Thailand depends on tourism and agriculture for its economic stability. It is now ailing economic-wise. Like every other country coping with Covid-19. But, it looks like some new rules are in place to boost the other sectors of the economy. One of the only recession and pandemic-proof industries; medical cannabis.
The Cabinet amended the Narcotics Act on August 4th. Currently, the bill is awaiting parliament’s approval. The pending law allows private medical operators, a category that includes some traditional medicine practitioners and farmers, to grow and trade the crop. They can import or export marijuana.
This crucial move expands a cornerstone policy of Deputy Prime Minister and Health Minister Anutin Charnvirakul. The officials agree that the controlled legalization of Cannabis will improve both the travel and agricultural sectors.
The current plan will do away with the limits set in place when back in 2018. Thailand became the first country in Southeast Asia to legalize medical marijuana. And other APAC countries have studied the successful model.
In January of 2020, a free medical marijuana clinic was opened. The marijuana clinic was located in the Ministry of Health facilities. The clinic offers free medicine to patients. The other 147 authorized clinics in the country don’t provide free medicine but can prescribe it.
“Thailand is already a tourist destination for many foreigners. Marijuana will be another attraction for the country and medical tourists,” Marut Jirasrattasiri, director-general of the Department of Thai Traditional and Alternative Medicine, said in an interview.
Private medical practitioners with licenses will now grow, produce, and export marijuana. Farmers will also have more options to become licensed cultivators, processors and manufacturers of cannabis products.
There is no doubt that reducing barriers to business entry, and supporting the cannabis industry can have many benefits. It is a product that continues to sell (even more so in the era of social distancing and the pandemic). And the tax revenues can prove to be critical to struggling economies, now impacted by Covid-19. The Tourism Authority of Thailand reported that tourism revenues rose 3% in 2019, to $1.93 trillian baht. That is approximately $62.18 billion in U.S. dollars. Analysts have estimated that Thailand may lose up to $47 billion dollars in 2020 because of Covid-19 travel bans.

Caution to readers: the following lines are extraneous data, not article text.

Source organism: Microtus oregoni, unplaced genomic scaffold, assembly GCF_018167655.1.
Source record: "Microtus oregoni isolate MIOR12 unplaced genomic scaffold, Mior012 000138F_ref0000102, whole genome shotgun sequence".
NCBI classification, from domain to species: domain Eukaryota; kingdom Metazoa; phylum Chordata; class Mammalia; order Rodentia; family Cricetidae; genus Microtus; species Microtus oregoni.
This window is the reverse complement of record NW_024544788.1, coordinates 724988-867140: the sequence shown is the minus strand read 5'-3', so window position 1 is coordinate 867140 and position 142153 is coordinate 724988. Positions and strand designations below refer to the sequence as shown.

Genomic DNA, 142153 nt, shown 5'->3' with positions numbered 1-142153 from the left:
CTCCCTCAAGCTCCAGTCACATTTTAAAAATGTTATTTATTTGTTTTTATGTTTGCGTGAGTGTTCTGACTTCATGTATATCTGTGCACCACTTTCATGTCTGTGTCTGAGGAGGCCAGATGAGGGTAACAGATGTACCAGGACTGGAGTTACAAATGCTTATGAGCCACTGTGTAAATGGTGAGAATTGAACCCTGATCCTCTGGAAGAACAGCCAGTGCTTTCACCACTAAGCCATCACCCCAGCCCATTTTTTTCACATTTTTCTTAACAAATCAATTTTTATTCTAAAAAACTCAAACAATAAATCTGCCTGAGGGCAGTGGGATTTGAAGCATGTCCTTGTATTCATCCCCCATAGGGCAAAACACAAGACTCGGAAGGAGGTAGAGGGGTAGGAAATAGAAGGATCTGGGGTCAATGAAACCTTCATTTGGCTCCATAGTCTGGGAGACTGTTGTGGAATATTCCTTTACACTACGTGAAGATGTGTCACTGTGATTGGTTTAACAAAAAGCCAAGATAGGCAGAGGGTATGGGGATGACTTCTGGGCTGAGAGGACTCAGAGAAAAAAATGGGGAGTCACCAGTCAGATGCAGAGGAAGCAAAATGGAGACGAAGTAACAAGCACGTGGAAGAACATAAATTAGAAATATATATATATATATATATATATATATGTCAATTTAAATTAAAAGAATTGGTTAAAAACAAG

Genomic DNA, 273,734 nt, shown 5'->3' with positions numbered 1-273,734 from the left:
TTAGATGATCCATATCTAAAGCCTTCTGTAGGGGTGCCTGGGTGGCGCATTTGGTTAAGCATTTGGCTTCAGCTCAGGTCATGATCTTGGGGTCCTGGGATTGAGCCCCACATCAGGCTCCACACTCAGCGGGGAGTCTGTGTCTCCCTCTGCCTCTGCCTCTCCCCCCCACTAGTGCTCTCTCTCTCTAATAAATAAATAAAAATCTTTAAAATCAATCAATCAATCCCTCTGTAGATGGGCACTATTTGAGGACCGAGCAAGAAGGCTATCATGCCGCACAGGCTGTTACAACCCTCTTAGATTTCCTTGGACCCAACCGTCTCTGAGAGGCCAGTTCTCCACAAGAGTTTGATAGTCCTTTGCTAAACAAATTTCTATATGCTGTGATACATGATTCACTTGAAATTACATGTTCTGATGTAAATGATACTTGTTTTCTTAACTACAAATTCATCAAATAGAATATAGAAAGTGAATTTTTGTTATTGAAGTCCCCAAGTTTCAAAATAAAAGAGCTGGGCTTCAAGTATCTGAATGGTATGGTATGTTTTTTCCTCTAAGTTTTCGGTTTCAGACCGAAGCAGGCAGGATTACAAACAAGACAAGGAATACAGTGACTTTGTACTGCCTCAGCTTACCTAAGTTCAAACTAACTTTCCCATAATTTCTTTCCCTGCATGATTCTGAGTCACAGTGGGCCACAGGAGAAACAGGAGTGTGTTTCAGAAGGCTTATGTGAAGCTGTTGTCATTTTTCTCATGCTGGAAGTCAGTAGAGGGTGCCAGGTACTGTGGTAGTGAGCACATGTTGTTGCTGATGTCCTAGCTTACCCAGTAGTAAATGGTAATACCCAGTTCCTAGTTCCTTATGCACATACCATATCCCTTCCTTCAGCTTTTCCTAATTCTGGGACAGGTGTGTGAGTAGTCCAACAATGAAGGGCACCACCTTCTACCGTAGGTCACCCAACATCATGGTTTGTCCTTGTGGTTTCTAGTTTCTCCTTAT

“We want to use Thai money for now. Especially collaboration between the government and communities. This is to enhance knowledge, research, and production,” Marut said. “We don’t want foreigners to come in and invest, then reap all the benefits.”
The agriculture and tourism sectors are vital to Thailand’s local economy. According to the Thai Rice Exporters Association, about a third of Thai citizens make their living from rice alone. The wellness tourism sector generated domestic expenditures of $12 billion in 2017. That is more than what Indonesia and Malaysia combined generate, according to the Global Wellness Institute report.
Thailand’s economy is likely to shrink by 8.5% in 2020 amid the global coronavirus pandemic. The most significant decline will be projected in Asia.
“This will allow more patients to have access to medical marijuana for their ailments. It will also increase awareness of medical marijuana in Thailand,” Traisuree Taisaranakul, a government spokeswoman, said in a statement.
Marijuana cultivation and dispensing is only done by government agencies or regulated organizations. Cannabis is scheduled as a category-five drug, which means recreational use is illegal in Thailand. A ten-year prison sentence is a penalty for illegal possession. “Trafficking” marijuana is a crime that is punishable by life imprisonment or the death penalty.
“In the next stages, both Thais and foreigners will be treated with medical marijuana. But this is after the Covid-19 pandemic has passed and inter-travel restrictions lifted,” Marut said.
Thailand is one of the countries in South East Asia that has enormous economic potential. With the significant change in its Narcotics Act, it has opened itself up to a significant new revenue stream. One that could rejuvenate the tourism industry once Covid-19 restrictions have passed.